Initiative #1 - Downtown Revitalization

These action steps are outlined in the Community and Economic Development strategy. Below are the action steps, but the full document includes the case studies, as well.


Facilitate revitalization of Downtown Cheyenne through a series of intentional investments, new incentives, and redevelopment projects.

Action 1.1: Aggressively implement existing strategic plans supporting downtown development, including but not limited to the West Edge Area Plan, the Reed Avenue Rail Corridor Plan, and other relevant plans.

In recent years, the community has invested heavily in defining visions and blueprints for revitalization of the community's downtown core and various districts contained within it. In the last four years alone, this includes but is not limited to: Historic West Edge Reimagined (2014); West Edge Area Plan (2016); Downtown Core Plan (2016); Strategic Parking Management Plan (2017); Main Street America Transformation Strategies (2017), and; Reed Avenue Rail Corridor Plan (2018).

Simply put, it is time to invest heavily in the implementation of these visions and plans. That work has already begun in many respects, with investments in stormwater management and other infrastructure complementing changes to zoning code to permit more flexible, desirable uses within these districts. The Downtown Development Authority (DDA) has launched a variety of new programs and initiatives from lighting enhancements to facade improvement grants while executing their strategic plans. These are just a few examples of the work that is underway, and the various initiatives and recommendations contained within these visions and blueprints are too numerous to exhaustively list here. However, the input received in the Forward Greater Cheyenne process validated that implementation of these strategic blueprints are of critical importance to residents and central to their vision for the future. To advance downtown revitalization, the community needs to aggressively implement these plans, enabling new mechanisms to finance their implementation, while supporting a new catalytic projects and initiatives in the community's traditional central business district. 

Action 1.2: Enable new mechanisms to finance and guide intentional redevelopment in Downtown Cheyenne.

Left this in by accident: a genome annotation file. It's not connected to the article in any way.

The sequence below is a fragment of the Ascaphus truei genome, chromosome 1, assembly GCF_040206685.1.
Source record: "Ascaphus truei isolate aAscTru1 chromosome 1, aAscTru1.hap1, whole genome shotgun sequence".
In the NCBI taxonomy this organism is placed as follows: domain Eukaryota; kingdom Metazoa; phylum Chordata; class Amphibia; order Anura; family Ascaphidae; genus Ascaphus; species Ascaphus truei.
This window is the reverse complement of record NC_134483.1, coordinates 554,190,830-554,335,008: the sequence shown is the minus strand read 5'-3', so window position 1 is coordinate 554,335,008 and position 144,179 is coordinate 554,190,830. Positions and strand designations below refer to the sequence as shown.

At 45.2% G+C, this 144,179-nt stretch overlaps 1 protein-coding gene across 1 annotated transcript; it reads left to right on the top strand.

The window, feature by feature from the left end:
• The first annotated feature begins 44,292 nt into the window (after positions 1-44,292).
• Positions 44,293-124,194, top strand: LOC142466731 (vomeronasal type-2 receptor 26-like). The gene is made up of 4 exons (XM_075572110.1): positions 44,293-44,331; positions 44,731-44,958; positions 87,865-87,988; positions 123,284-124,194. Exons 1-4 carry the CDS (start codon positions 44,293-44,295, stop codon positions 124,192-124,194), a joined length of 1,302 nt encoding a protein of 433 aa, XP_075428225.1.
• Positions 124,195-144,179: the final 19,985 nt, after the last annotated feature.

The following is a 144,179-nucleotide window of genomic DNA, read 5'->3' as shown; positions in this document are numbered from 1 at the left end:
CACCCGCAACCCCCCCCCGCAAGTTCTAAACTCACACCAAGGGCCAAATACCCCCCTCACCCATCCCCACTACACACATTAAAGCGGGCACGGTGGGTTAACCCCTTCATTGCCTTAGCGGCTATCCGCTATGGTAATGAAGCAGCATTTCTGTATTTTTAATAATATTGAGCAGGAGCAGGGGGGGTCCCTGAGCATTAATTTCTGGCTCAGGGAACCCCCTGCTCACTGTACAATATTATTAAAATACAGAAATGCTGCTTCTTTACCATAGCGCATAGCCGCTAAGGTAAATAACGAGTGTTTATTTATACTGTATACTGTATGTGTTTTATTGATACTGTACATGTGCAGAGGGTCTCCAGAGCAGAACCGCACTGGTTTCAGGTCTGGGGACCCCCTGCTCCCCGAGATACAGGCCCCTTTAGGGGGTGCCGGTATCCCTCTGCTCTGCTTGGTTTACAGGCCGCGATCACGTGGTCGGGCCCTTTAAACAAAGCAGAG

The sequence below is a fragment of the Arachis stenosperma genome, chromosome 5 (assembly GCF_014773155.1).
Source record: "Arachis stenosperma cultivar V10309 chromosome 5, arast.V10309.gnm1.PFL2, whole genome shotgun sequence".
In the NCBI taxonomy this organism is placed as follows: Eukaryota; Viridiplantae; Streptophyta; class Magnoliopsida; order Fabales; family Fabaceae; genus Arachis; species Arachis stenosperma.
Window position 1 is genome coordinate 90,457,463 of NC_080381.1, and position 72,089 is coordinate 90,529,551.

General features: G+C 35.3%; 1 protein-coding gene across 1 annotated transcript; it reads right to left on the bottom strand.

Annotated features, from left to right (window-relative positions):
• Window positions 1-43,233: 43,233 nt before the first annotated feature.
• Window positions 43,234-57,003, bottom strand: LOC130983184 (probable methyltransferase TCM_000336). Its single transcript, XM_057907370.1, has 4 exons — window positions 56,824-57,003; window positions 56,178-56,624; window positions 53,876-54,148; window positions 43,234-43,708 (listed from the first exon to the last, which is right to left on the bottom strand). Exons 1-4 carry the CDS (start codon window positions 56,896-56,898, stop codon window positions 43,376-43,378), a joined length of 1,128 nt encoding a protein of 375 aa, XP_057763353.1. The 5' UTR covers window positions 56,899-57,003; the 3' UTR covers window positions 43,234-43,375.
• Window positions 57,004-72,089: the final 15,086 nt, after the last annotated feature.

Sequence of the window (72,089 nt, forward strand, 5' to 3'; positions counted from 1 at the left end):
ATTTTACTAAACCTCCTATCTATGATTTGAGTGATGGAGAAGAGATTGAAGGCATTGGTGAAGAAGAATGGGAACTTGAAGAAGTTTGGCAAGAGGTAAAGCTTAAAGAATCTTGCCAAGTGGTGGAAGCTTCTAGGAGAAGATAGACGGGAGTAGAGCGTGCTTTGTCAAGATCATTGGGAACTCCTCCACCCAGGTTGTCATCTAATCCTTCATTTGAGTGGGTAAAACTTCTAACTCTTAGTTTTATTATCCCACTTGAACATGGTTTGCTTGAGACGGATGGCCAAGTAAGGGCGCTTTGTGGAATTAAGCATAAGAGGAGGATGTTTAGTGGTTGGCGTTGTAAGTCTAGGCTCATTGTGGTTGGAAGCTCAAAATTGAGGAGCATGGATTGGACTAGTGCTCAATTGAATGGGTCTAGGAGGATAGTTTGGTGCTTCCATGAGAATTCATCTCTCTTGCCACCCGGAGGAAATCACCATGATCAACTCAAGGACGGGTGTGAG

As suggested in various plans related to West Edge redevelopment, consideration should be given to expansion of the DDA's official boundaries to encompass additional properties throughout the West Edge district; the Reed Avenue Rail Corridor Plan observed that only 60 percent of the corridor falls within DDA boundaries. This would enable the DDA to more effectively guide and influence development in targeted areas.

Similarly, consideration should be given to the implementation of state-enabled tax increment financing (TIF}, a powerful redevelopment tool utilized around the country to help proactively guide desirable development. DDAs may utilize both property tax and sales tax TIF within their boundaries. The West Edge Area Plan (2017) notes that the district's sales tax TIF expired in 2016 and recommends that the DDA consider utilizing both sales tax and property tax TIF to support redevelopment projects in the district. A feasibility study that evaluates various revenue generation scenarios associated with downtown TIF could help inform the process and advance the cause.

Further, at present the DDA is supported in part by a levy on property owners of 20 mills. Understanding that property owners recently voted to increase the mill rate, Wyoming statutes enable DDAs to levy up to 30 mills. A further elevated mill rate could gain support and generate a solid return on investment for property owners if progress towards other redevelopment objectives and catalytic projects is evident in the downtown area.

Consideration should also be given to ways in which the community's economic development organization, Cheyenne LEADS, can geographically reorient strategic land holdings to support job creation downtown in alignment with residents' vision (see Initiative #5.3).

Finally, the community has potential to advance a seventh penny economic development sales tax to, in part, help advance such catalytic projects. Simply put, the community's existing mechanisms to finance and support redevelopment in Downtown and West Edge are inadequate to sufficiently realize the visions detailed in the plans referenced above. Community leaders, voters, and property owners will need to meet the challenge and enable the community and its DOA to advance downtown development in an intentional manner that recognizes the value of public investments via provision of incentives and infrastructure.

Action 1.3: Invest in broadband infrastructure -potentially including a free public wireless network -to facilitate job creation and Downtown Cheyenne's economic evolution.